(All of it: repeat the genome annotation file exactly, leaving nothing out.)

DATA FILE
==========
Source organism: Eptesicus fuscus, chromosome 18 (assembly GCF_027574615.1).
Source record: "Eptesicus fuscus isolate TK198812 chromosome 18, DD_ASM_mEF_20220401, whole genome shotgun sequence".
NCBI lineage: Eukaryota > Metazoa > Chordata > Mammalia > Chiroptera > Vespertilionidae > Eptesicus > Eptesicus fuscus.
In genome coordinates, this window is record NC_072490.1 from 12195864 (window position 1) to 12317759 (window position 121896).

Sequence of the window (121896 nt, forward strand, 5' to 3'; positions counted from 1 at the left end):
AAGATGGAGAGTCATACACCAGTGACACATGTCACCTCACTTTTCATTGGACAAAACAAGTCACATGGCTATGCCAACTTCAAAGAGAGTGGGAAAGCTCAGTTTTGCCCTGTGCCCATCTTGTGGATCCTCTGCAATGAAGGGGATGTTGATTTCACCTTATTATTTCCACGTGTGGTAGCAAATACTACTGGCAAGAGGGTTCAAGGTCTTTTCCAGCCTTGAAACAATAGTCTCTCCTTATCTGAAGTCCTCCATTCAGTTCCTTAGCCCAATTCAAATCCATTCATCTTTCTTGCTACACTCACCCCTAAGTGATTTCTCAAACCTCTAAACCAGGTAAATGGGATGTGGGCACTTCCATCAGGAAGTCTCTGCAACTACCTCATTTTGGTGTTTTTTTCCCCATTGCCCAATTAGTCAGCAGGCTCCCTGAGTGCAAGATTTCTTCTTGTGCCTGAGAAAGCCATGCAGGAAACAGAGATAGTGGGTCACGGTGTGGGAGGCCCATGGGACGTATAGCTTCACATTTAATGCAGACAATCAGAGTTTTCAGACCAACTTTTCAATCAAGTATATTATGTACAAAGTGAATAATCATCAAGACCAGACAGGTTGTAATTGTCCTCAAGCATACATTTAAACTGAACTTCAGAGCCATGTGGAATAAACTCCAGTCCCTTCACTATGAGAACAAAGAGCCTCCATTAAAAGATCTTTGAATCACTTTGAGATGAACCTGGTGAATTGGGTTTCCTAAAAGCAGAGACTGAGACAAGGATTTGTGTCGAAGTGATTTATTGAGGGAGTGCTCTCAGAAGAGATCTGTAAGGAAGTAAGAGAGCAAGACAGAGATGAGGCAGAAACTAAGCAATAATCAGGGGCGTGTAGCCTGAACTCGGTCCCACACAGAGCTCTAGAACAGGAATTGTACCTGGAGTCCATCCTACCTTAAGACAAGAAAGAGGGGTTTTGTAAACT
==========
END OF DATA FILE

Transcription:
Source organism: Eptesicus fuscus, chromosome 18 (assembly GCF_027574615.1).
Source record: "Eptesicus fuscus isolate TK198812 chromosome 18, DD_ASM_mEF_20220401, whole genome shotgun sequence".
NCBI lineage: Eukaryota > Metazoa > Chordata > Mammalia > Chiroptera > Vespertilionidae > Eptesicus > Eptesicus fuscus.
In genome coordinates, this window is record NC_072490.1 from 12195864 (window position 1) to 12317759 (window position 121896).

Sequence of the window (121896 nt, forward strand, 5' to 3'; positions counted from 1 at the left end):
AAGATGGAGAGTCATACACCAGTGACACATGTCACCTCACTTTTCATTGGACAAAACAAGTCACATGGCTATGCCAACTTCAAAGAGAGTGGGAAAGCTCAGTTTTGCCCTGTGCCCATCTTGTGGATCCTCTGCAATGAAGGGGATGTTGATTTCACCTTATTATTTCCACGTGTGGTAGCAAATACTACTGGCAAGAGGGTTCAAGGTCTTTTCCAGCCTTGAAACAATAGTCTCTCCTTATCTGAAGTCCTCCATTCAGTTCCTTAGCCCAATTCAAATCCATTCATCTTTCTTGCTACACTCACCCCTAAGTGATTTCTCAAACCTCTAAACCAGGTAAATGGGATGTGGGCACTTCCATCAGGAAGTCTCTGCAACTACCTCATTTTGGTGTTTTTTTCCCCATTGCCCAATTAGTCAGCAGGCTCCCTGAGTGCAAGATTTCTTCTTGTGCCTGAGAAAGCCATGCAGGAAACAGAGATAGTGGGTCACGGTGTGGGAGGCCCATGGGACGTATAGCTTCACATTTAATGCAGACAATCAGAGTTTTCAGACCAACTTTTCAATCAAGTATATTATGTACAAAGTGAATAATCATCAAGACCAGACAGGTTGTAATTGTCCTCAAGCATACATTTAAACTGAACTTCAGAGCCATGTGGAATAAACTCCAGTCCCTTCACTATGAGAACAAAGAGCCTCCATTAAAAGATCTTTGAATCACTTTGAGATGAACCTGGTGAATTGGGTTTCCTAAAAGCAGAGACTGAGACAAGGATTTGTGTCGAAGTGATTTATTGAGGGAGTGCTCTCAGAAGAGATCTGTAAGGAAGTAAGAGAGCAAGACAGAGATGAGGCAGAAACTAAGCAATAATCAGGGGCGTGTAGCCTGAACTCGGTCCCACACAGAGCTCTAGAACAGGAATTGTACCTGGAGTCCATCCTACCTTAAGACAAGAAAGAGGGGTTTTGTAAACT